“The reason we started doing so much radio advertising two or three years ago is we had just rebranded ourselves and opened a fourth store,” he explains. “We added Tire Pros as an affiliation, so we had become Upton Tire Pros. We were trying to build brand awareness. It was more of a branding thing – we didn’t talk about the week’s sales.”
Upton Tire Pros’ radio involvement encompassed regular commercials on a sports station and a gospel station, as well as a weekly hour-long call-in show with an announcer and either Upton or one of the dealership’s technicians on hand to answer automotive questions. The shop participated in that show for four years.
“We had gotten a lot of good feedback from the show; I feel like we got a lot of new customers by doing it,” Upton says.
Upton Tire Pros opted to reallocate his ad budget and move away from radio for a few reasons: the rebranding campaign had reached a successful close and pinpointing a particular demographic via radio became more challenging.
“It’s hard to pinpoint your demographic anymore because people are listening to SiriusXM or they have their iPod in the car,” he explains.
Upton moved most of the funds formerly earmarked for radio to Internet ads and improvements to the dealership’s website. The remainder went toward another relatively old-school advertising method – billboards.
Regarding radio, “If you’re on the right station it could get you a lot of attention,” he adds. “I think radio would be more of a benefit in a smaller market or for a branding campaign. If there’s something you want to get out there and really let the public know about, radio or a billboard is the way to go. Otherwise, for a sale or promotion, radio is just so crowded with voices.”
What Doesn’t Work
Because the airwaves are crowded with messages vying for listeners’ attention, it’s important to make your shop’s ad stand out.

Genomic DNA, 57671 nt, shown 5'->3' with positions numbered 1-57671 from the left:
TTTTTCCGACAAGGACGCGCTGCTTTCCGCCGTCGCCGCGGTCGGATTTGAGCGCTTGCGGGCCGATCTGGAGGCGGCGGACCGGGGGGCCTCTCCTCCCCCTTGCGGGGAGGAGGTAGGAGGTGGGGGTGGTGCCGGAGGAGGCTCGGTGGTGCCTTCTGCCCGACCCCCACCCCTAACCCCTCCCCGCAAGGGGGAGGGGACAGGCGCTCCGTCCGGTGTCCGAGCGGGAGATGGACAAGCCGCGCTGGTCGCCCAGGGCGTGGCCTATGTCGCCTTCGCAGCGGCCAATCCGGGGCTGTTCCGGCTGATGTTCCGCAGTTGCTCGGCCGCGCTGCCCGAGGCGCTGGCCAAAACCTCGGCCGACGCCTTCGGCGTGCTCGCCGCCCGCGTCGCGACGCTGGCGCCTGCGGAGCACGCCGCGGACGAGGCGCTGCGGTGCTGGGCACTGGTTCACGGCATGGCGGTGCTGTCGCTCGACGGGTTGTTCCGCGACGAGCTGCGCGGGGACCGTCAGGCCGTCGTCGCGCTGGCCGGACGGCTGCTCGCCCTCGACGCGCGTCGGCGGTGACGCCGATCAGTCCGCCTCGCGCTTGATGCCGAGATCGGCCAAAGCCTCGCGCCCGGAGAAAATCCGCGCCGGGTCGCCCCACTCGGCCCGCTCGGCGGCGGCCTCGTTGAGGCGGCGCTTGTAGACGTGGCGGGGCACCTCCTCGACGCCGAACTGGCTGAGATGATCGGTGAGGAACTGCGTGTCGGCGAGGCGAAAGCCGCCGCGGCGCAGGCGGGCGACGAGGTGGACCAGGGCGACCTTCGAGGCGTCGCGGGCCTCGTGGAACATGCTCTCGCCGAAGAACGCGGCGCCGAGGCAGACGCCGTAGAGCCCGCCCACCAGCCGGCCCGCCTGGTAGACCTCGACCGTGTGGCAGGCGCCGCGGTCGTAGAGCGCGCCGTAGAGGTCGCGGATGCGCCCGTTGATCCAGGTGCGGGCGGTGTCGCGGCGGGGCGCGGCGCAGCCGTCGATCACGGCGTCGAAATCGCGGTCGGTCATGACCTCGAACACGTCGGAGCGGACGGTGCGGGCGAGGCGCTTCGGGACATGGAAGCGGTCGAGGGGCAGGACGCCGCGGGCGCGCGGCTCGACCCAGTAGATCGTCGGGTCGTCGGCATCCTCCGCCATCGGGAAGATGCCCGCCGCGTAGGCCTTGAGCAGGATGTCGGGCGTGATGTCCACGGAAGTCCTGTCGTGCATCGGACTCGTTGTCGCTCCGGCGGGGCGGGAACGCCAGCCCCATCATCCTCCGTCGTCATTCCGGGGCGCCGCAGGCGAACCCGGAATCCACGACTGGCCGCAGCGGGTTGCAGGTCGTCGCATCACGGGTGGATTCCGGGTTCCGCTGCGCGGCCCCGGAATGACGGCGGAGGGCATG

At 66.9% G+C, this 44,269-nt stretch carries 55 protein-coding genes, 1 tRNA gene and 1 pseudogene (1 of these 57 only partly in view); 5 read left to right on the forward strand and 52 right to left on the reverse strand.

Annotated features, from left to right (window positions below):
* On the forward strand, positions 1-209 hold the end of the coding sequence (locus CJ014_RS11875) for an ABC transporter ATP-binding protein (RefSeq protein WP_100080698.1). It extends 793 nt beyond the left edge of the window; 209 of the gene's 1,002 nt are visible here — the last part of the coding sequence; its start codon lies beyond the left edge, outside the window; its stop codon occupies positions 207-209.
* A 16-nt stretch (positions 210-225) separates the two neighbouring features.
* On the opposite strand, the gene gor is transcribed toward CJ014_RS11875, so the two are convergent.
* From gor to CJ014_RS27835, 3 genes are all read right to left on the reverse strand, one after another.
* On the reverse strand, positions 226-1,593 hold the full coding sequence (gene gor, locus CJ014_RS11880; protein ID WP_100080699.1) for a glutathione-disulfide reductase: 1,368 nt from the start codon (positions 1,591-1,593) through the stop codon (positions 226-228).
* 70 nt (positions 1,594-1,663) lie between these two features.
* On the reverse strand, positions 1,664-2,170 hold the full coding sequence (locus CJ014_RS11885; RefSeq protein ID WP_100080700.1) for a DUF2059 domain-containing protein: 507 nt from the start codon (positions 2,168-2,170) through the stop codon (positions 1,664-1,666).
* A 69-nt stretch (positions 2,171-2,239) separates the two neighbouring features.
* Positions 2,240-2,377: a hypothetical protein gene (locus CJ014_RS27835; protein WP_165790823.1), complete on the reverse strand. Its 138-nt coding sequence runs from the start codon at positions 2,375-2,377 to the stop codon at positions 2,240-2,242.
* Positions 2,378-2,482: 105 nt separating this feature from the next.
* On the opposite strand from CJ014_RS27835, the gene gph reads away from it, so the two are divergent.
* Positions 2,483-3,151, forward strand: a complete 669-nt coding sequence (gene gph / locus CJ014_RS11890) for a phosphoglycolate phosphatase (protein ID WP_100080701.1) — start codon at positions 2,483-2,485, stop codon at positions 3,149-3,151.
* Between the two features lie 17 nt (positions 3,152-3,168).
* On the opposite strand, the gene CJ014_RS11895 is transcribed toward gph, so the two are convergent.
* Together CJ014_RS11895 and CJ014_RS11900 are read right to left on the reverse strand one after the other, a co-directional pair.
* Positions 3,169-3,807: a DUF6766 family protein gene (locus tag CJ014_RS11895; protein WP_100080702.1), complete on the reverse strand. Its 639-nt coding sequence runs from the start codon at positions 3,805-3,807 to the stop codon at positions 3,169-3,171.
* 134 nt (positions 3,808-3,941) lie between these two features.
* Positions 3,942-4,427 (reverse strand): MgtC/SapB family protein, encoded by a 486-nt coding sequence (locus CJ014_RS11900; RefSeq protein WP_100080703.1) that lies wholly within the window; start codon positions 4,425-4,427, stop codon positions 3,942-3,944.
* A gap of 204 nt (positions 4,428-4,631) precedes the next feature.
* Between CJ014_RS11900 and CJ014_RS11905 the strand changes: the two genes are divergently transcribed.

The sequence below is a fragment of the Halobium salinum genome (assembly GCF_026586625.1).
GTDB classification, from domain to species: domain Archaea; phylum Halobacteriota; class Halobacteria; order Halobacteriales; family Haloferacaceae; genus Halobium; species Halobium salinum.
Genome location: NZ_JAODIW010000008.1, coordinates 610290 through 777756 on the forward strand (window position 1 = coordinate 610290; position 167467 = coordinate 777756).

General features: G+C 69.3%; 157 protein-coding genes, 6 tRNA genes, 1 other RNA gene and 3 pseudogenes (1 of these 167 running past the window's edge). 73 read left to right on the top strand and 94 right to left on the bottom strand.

“Non-creative spots tend to be tuned out,” says Williams, who adds that Lex Brodie’s strives to create messages that are different, fun and connect emotionally. “They sell us as a company with the call to action to drive the public to our website and highlight what sets us apart from the competition.”
He adds that a one-and-done mentality doesn’t work for radio. “You need to have a reasonably long campaign in order for it to really sink in with the public.”
“We have tried many of the radio gimmicks over the years with little or no success,” Direct Tire’s Steinberg says. “The ‘enter to win’ things have always been a bust and the radio stations’ push on their website involvement is a total waste of time, in my opinion.”
Another risky strategy winter tire sellers in particular should avoid, according to Steinberg, is heavy pre-winter advertising for the upcoming snow season – which can be unpredictable.
According to Larry Julius’ Radio Results Blog for the Portland Radio Group, located in South Portland, Maine, there are a number of things to avoid when creating a radio ad, including using a phone number and turning the commercial into an “audio coupon.”
“Each time you include your phone number in a radio commercial you consume seven to 10 words,” Julius writes. “According to a study published in the New York Times, nine out of 10 people forget a phone number within five seconds of hearing it. The study also reveals that 50% of consumers can’t remember their parents’ number. Why do you think they will remember yours?”
Use a memorable Web address instead, he says, since 32% of listeners report having visited a website after hearing the radio commercial. Audio coupons – “Mention this ad for 5% off” – are no better, according to Julius.
When a commercial is heard, the words are sent to short-term memory which can store about seven items for several seconds, Julius relates. The average radio commercial comprises 150 words and our brains are stingy about which information we should store in our long-term memory. We’re not likely to remember information of limited value and the likelihood of listeners responding to an audio coupon is negligible.
This article appeared in the June 2014 edition of Tire Review. You can read the entire issue on your phone or tablet by downloading the Tire Review app.